• Increased carbon harvesting for biogas production
• Smart Grid, including exploiting synergies between energy produced by wind turbines and biogas
• Solutions for heating pumps in wastewater systems
• Upgrading of biogas to fuel in the heavy transport sector (buses, lorries, etc.)
And finally, what’s next for Aarhus Vand as we advance towards an energy optimised future?
The next goal is to expand our energy self-sufficient capabilities – or even better, become an energy net producer – across the whole water cycle and other catchment areas in our utility. We want to achieve this by centralizing our wastewater treatment into two plants – Egå and the new Marselisborg WWTPs.
The plant in Egå has just been expanded to include a new, energy producing biogas production and utilization plant. The main idea is to reduce the energy consumption across the entire plant and in other parts of the water and wastewater system. This will be combined with our wish to increase energy production by directing as much carbon to anaerobic digestion as possible. We have introduced the Anammox processes in the plant, as well as hot Anammox in the side stream, and we will proceed with introducing the nitrite shunt into the main stream during Autumn 2017. The plant has a capacity of 120.000 PE. The objective of this plant is enable the catchment area of Egå to be energy self-sufficient across the entire water cycle.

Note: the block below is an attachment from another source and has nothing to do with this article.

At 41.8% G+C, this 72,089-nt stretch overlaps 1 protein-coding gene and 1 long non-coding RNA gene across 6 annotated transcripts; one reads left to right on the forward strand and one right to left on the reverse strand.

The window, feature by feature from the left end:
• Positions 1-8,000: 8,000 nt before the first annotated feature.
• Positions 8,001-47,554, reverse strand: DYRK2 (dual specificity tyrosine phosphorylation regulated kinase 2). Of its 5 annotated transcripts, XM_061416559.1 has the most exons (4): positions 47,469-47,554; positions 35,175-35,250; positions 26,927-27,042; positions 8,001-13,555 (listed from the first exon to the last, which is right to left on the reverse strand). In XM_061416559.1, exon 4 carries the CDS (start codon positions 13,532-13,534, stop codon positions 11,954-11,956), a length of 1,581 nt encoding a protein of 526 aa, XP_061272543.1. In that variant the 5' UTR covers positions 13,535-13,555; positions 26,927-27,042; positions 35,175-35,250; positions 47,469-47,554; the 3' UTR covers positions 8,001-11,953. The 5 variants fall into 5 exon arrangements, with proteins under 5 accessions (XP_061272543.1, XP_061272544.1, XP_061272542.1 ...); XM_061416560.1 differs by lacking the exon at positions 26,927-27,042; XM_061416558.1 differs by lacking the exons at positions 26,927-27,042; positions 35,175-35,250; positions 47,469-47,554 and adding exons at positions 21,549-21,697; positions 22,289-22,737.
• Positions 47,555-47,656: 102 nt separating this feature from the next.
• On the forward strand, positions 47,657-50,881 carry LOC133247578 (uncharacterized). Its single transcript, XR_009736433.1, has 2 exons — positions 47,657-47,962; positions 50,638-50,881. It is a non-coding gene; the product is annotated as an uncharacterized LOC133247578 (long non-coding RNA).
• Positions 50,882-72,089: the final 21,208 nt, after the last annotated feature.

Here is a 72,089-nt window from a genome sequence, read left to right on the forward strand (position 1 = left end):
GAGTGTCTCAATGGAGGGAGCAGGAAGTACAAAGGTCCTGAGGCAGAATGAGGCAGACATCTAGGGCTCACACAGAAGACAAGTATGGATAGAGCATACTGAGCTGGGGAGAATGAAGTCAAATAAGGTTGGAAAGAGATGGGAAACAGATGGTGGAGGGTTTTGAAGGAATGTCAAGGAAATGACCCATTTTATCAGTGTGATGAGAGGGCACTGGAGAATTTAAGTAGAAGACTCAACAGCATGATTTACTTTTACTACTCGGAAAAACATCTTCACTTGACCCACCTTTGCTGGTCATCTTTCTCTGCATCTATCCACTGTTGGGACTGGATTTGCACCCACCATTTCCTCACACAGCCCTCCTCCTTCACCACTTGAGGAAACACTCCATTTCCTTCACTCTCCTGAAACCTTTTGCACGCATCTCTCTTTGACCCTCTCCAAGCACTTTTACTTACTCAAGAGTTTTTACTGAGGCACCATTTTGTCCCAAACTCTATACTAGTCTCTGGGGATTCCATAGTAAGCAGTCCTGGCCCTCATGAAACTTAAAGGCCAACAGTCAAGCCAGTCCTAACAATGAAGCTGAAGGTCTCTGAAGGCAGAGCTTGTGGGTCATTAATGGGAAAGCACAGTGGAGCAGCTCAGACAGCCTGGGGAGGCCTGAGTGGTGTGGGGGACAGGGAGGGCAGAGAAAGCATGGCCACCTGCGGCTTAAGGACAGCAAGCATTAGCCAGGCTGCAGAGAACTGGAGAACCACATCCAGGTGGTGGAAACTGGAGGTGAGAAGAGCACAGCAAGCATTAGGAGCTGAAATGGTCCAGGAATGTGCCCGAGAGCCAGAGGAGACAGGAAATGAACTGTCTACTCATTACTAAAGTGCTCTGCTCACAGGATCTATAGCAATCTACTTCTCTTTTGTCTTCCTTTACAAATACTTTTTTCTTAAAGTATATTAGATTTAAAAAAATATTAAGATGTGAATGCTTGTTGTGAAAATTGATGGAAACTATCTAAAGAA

We have just started the master plans for a new plant, Marselisborg ReWater, which will centralize three existing wastewater treatment plants in Åby, Viby and Marselisborg. Aarhus Vand’s ambition is to establish Marselisborg ReWater as a “resource and recovery plant”, enabling the purification of wastewater, in addition to the production and recovery of energy and nutrients from wastewater. What Marselisborg ReWater will look like when build it in 2026, we do not know. But what we know is that our goals cannot be achieved by current technologies and knowledge. We have therefor presented an innovation strategy for the development of Marselisborg ReWater building on innovation principles formulated around 15 innovation challenges to be addressed and solved in the
coming years. We invite all interested water utilities, companies, universities and organizations in Denmark and abroad to partake, gain insight and form new business alliances from this development.
See more about Marselisborg ReWater: https://www.aarhusvand.dk/en/international/
Meet Claus Møller Pedersen at World Water-Tech North America on Nov 2-3. Part of Ontario Water Innovation Week.